Java is the world’s third most used programming language, and the basis of some of the world’s biggest software projects.
If you are running a large, enterprise application - supporting commercial projects - Java alone may not be enough. You need to use it with Jakarta EE, formerly called Java EE.
What Is Jakarta EE?
Jakarta EE specifications extend Java SE - the standard edition Java programming language - with ways to perform the functions particulary useful for an enterprise application.
How does Jakarta EE Help You With Enterprise Applications?
An enterprise application project needs to be scalable, secure and handle a lot of information. Jakarta EE specifications therefore provide ways to perform the actions you might need to for this kind of project, such as generating web pages, operating with a database, and balancing your processing efficiently.
The specifications help you because they mean you don’t have to code everything yourself.
What Does a Jakarta EE Application Consist Of?
Each Jakarta EE specification consists of: a document defining the purpose of the API and how it’s used; the API JAR, the actual interfaces to be coded against as a developer; and Technology Compatibility Kit (TCK), the test suite that is used to determine whether independent implementations of the API meet its requirements.
What Is A Jakarta EE Runtime?
The Jakarta EE specifications are designed to work with a Jakarta EE compatible runtime.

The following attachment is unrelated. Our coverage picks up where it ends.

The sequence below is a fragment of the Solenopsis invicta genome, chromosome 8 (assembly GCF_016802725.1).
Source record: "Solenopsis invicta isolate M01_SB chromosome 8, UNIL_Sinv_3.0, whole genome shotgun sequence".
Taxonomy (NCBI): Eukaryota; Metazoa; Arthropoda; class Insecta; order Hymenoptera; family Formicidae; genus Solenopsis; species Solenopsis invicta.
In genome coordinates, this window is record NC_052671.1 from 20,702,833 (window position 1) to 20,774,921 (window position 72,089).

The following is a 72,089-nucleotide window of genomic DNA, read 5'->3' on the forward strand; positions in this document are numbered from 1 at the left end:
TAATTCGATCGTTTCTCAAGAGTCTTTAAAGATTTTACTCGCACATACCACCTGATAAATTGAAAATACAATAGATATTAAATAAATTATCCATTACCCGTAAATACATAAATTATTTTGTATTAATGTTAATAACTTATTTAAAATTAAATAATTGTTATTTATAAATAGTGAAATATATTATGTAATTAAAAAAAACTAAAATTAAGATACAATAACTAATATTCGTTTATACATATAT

A runtime is a program which runs your application and handles the HTTP requests that connect it to its users on the internet.
What Is Java EE?
Java EE is what Jakarta EE was formerly known as, when it was created by Sun Microsystems and then developed further byOracle.
software organisation theEclipse Foundation, but they did not have the legal rights to the javax namespace. Therefore, the transition has now been made to Jakarta EE.
How Does Jakarta EE Make Life Easier?
The specifications avoid you having to write lots of extra code yourself.
As a result, you allow your developers to focus on the business logic of your application, rather than infrastructural tasks.
This doesn’t just save time: your application is now actually separated from those infrastructural tasks in the runtime. Complexity is hidden, your actual developer experience will be better.
If you choose a managed runtime, you can also access benefits like high availability, clustering capabilities and the ability to store data from one node and retrieve it from another node. All these qualities will make a more efficient system for your users.
Just A Few Of The Key Specifications (There Are Many!):
- Jakarta RESTful Web Services - support in web transfer over HTTP, according to the Representational State Transfer (REST) architectural pattern. It is often used to connect the front-end (user facing) with the back-end (connection to databases, data processing).
- Jakarta Context and Dependency Injection (CDI) - provides features that allow for dependency injection - an object in your code receiving other objects it depends on. With it, you can define beans (objects that can be used with others) that provide services or keep user data, and define the way they will work, their lifecycle etc.
- Jakarta Persistence - specifications about the mapping between your database tables and Java classes.
- Jakarta Concurrency- allows you to retain context - for example security context - between threads.
What Is MicroProfile?
MicroProfile is a set of specifications that build on the Jakarta EE specifications, and are designed to optimise Enterprise Java for a microservices environment. We will be following up with another blog on what exactly Eclipse MicroProfile is.
Learn more about Jakarta EE:
This blog is written to coincide with our ‘Dismiss the Myths: Get to Know the Real Jakarta EE’ eBook which provides a more comprehensive 57-page guide; covering the growth of Jakarta EE, the move from J2EE, the transition to Eclipse in more detail, Jakarta EE Core, Full and Web Profile, and more.